Galapagos Marine Reserve | October 30th, 2009

The news bulletins from the Galapagos National Park Authority continue to feature activities relating to the control of fishing and other marine activities.  While the management of tourism activities continues to gain a high profile internationally, the marine reserve is far more imperilled by human activities and less often thought about.

As just one example, the lobster fishing season started in August, and by the time the 160 day season finishes many tonnes of these animals will have been removed from the reserve (the quota for red lobster is 30 tonnes of tails, but there is no quota limit for green lobster). Managing the fishery is a major task for the national parks authority – inspecting catches to ensure no under-size or egg-carrying lobsters are taken; intercepting illegal exports, and intercepting unauthorised fishing operations.

They hope that these activities will make the fishery sustainable, but the removal in bulk of one component of the ecosystem will undoubtedly have significant effects on the overall integrity of the system.  One of the major lessons from New Zealand’s marine reserve network is that we don’t really know what we are doing to the marine environment until we establish “no-take” reserves.  The first of these at Leigh experienced major changes in vegetation patterns that were completely unexpected – no-one had realised how great an effect removing the predators of kina (e.g. snapper) was having on the overall system.  I have seen urchin barrens in the Galapagos that look very like what Leigh had before the reserve was established – are those natural or the effect of fishing?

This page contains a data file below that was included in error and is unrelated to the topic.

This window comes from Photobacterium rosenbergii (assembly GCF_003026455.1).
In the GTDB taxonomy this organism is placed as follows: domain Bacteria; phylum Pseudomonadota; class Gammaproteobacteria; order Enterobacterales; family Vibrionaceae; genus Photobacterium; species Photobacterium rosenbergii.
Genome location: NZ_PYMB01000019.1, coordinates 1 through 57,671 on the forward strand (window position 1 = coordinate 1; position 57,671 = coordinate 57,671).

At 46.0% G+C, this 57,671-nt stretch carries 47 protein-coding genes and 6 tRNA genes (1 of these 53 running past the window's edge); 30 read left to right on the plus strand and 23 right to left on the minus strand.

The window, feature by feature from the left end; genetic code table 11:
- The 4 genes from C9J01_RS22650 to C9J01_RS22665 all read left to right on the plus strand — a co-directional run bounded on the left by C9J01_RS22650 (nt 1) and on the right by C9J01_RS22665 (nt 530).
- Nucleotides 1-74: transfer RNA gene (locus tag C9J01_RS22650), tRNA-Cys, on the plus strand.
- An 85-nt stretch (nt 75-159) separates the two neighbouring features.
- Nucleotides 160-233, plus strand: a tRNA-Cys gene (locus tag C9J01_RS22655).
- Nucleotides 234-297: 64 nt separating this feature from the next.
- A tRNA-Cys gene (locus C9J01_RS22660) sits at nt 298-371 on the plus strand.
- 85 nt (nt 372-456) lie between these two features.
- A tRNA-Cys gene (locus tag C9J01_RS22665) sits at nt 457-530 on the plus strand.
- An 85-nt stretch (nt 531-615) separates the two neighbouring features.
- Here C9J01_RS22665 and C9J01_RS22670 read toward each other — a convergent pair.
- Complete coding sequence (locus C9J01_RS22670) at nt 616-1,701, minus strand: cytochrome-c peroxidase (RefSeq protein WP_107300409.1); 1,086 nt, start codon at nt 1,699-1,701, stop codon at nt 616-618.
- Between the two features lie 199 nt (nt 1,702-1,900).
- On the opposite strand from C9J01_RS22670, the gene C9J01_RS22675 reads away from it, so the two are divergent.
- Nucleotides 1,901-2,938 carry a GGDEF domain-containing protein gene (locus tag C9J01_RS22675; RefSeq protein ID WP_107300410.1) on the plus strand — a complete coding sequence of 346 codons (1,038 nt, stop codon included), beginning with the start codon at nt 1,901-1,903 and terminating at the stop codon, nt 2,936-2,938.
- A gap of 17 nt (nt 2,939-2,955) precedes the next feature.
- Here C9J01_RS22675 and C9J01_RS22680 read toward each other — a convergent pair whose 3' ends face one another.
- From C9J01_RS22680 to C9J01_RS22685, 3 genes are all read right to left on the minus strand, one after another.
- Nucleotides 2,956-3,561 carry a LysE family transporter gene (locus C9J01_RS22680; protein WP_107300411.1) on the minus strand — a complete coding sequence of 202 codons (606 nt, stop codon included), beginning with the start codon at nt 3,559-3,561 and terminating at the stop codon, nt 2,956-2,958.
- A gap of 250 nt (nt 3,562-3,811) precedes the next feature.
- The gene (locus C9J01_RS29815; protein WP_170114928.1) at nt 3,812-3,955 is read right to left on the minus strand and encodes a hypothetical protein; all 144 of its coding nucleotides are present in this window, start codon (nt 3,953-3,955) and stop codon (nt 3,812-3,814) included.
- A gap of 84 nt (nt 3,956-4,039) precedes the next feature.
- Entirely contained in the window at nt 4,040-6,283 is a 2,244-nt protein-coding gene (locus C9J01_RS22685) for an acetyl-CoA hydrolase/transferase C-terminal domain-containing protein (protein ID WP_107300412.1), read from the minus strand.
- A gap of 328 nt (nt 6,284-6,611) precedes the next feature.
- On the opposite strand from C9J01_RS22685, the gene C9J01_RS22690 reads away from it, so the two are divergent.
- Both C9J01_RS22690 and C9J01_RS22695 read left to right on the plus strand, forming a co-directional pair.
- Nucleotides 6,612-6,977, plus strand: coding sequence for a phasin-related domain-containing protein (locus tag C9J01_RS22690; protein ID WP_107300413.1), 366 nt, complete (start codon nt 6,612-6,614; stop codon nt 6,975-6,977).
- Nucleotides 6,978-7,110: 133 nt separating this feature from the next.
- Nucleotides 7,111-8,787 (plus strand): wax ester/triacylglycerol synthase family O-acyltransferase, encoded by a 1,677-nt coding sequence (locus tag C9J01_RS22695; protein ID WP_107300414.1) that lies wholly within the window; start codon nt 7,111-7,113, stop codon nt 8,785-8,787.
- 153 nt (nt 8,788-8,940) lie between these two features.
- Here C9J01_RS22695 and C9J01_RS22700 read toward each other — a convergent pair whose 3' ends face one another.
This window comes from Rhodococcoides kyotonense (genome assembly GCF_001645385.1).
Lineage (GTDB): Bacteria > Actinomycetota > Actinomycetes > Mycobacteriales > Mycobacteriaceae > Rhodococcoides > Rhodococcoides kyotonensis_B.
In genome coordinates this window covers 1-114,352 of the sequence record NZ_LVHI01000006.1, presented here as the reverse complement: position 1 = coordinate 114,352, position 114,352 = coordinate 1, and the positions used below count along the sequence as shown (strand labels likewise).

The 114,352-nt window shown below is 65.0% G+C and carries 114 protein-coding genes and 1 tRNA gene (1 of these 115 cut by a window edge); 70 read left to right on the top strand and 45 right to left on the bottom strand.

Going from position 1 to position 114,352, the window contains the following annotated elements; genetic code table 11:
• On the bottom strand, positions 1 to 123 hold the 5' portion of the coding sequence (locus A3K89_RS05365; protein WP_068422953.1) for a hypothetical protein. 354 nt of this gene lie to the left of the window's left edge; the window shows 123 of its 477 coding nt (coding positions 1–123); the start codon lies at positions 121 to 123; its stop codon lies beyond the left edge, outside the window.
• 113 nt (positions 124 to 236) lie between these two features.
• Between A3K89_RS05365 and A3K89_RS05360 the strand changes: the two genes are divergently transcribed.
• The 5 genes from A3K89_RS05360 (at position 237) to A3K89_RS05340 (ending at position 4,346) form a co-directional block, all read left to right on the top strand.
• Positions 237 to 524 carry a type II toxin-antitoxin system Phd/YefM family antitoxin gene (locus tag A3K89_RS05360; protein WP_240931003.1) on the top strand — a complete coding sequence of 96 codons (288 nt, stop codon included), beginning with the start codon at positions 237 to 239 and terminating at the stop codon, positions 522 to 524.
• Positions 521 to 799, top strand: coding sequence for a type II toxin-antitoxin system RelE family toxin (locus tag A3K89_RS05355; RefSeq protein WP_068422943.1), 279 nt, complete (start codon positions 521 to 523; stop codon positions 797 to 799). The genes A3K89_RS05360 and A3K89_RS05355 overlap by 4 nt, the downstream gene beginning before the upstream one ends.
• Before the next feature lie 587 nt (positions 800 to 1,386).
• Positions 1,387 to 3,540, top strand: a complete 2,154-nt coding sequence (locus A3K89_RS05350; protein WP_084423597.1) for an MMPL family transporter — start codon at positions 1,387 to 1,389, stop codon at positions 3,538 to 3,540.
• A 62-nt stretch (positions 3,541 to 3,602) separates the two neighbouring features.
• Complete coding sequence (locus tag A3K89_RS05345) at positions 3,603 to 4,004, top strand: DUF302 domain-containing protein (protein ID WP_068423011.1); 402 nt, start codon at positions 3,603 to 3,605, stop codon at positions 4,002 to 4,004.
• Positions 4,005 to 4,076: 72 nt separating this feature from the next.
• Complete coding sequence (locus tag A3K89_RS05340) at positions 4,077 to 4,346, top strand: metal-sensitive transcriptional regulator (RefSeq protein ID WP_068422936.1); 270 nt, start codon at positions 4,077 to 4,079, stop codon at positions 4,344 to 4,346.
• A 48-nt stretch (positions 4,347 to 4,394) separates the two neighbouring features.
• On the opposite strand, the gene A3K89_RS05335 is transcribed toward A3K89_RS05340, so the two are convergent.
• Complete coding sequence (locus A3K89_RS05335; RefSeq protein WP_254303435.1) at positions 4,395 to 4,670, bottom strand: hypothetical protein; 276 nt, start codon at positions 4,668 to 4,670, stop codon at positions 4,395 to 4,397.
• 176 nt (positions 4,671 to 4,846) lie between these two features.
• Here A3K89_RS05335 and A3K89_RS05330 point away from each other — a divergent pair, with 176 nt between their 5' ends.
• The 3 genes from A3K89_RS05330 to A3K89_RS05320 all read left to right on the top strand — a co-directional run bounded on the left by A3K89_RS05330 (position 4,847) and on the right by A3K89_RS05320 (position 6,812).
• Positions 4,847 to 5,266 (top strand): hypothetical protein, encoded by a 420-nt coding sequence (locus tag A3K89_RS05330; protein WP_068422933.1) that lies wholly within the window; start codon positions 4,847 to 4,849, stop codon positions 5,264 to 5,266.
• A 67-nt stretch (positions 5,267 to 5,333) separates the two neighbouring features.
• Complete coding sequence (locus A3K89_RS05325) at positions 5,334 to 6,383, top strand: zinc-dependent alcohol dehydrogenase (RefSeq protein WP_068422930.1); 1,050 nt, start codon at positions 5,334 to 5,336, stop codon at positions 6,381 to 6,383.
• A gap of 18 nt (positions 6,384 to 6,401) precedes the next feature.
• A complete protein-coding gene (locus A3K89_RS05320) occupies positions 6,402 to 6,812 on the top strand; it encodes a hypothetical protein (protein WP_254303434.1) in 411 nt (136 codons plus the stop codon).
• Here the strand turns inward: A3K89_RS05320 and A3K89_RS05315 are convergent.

The community in the Galapagos, and internationally, is focused on the obviously unsustainable illegal fishing – shark finning, over-harvest of sea cucumbers, etc.  But there is little useful discussion about the effect of “sustainable” fishing.  And the Ecuadorian authorities are reluctant to question fishing per se.  Local fishermen have been prepared to use extreme tactics to fight any controls on their activities – barricading the park/station area; assaulting senior park managers, threatening with firearms, etc – and the police and military have let them get away with it. The result is that a culture of entitlement has built up. The National Park Authority recently “compensated” fishermen for the closing of the sea cucumber season by providing them with work cleaning up beaches.  The clean-up programme is probably positive, but the use of the term “compensation” is not.  It is yet another symptom of the entitlement culture.

Add to that the increase in investment in fishing infrastructure (e.g. there are now mainland-based mother ships operating in the reserve) and the ability to protect the marine environment in the long term is being steadily eroded.

On a more positive note, scientists have discovered three new coral species, one of which was thought to be extinct, raising hopes that reefs may be more resilient to rising sea temperatures than previously thought.  (For the full report see  But the experience internationally is that resilience to climate change is far greater in systems that do not also face other human pressures – i.e. within fully protected marine reserves.

This is an issue that needs greater attention by the international community.